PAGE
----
Perhaps not; therefore, converging on data formats doesn’t make sense. Especially since use cases are varied, we should just converge on the cloud-native format paradigm (chunk-defining metadata). My colleague Alex Mandel and I put together a presentation about cloud-optimized formats, which details how point and vector formats are new and serve different purposes (for example, columnar may be good for large-scale analytics across files, whereas flatgeobuf provides a spatial index that makes it easy to stream a single file).
However, If input datasets are at least published in STAC, we can extend tooling to support reproducible and shareable science. I believe that a rich and common metadata standard can serve the interoperability of data across platforms for analysis and visualization, making reproducible science a reality.
Where can people learn more about your work on cloud-native geospatial technologies?
These projects are great places for people to get started and learn more.
- NASA’s The Visualization, Exploration, and Data Analysis (VEDA) Project - VEDA is championing the use of STAC as the configuration engine for its dashboard and APIs as well as the integrating its STAC catalog with other NASA projects, like NASA Worldview.
- GitHub - stac-utils/pgstac: Schema, functions, and a python library for storing and accessing STAC collections and items in PostgreSQL - My colleagues at Development Seed have developed a PostgreSQL backend for STAC, making it possible to store and query rich STAC metadata like any other database. We store some basic statistics in STAC, which means we often don’t need to access the files at all for many use cases.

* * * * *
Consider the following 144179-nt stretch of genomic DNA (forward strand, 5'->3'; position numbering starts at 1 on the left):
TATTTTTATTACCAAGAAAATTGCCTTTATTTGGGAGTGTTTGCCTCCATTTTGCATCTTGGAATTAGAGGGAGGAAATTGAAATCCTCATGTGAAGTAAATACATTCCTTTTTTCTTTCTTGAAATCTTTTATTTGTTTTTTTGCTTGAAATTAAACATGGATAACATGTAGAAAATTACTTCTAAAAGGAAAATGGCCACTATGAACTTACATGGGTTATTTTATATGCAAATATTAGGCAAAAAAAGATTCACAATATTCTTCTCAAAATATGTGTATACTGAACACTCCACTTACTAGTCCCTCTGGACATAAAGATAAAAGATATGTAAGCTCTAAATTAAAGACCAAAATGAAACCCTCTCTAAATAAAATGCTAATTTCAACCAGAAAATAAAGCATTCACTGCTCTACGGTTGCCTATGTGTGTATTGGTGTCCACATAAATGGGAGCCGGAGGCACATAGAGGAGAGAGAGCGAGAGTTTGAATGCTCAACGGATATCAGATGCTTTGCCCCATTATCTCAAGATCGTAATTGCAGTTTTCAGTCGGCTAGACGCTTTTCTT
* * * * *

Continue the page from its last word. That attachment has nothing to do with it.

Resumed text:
- Zarr Enhancement Proposals (ZEPs) - These Zarr proposals get at some of the most interesting considerations when adopting cloud-native formats - such as how to store aggregations and performantly create and access many, many small chunks of data (see the sharding storage transformer spec).
- There’s also the GeoZarr spec which “aims to provide a geospatial extension to the Zarr specification.”
Thank you for sharing your insights on cloud-native geospatial solutions. Your answers have provided valuable information for our audience. Before we sign off, what communities do you recommend joining for people interested in learning more in this space?
A lot is evolving in this space, and if you are interested in learning more or how to solve a specific problem, I encourage readers to join the following communities:
- The ESIP Cloud Computing Cluster meets monthly to discuss innovations in cloud computing and cloud-native geospatial. Browse the ESIP Community Calendar and join the mailing list.
- The Pangeo Community meets weekly in the Pangeo showcase but also has other community meetings to join you can learn about them in Meeting Schedule and Notes.
- There are even communities for specific tools, like Zarr and Jupyter. I haven’t gotten to join those yet myself but I would encourage the reader to join if they are of interest.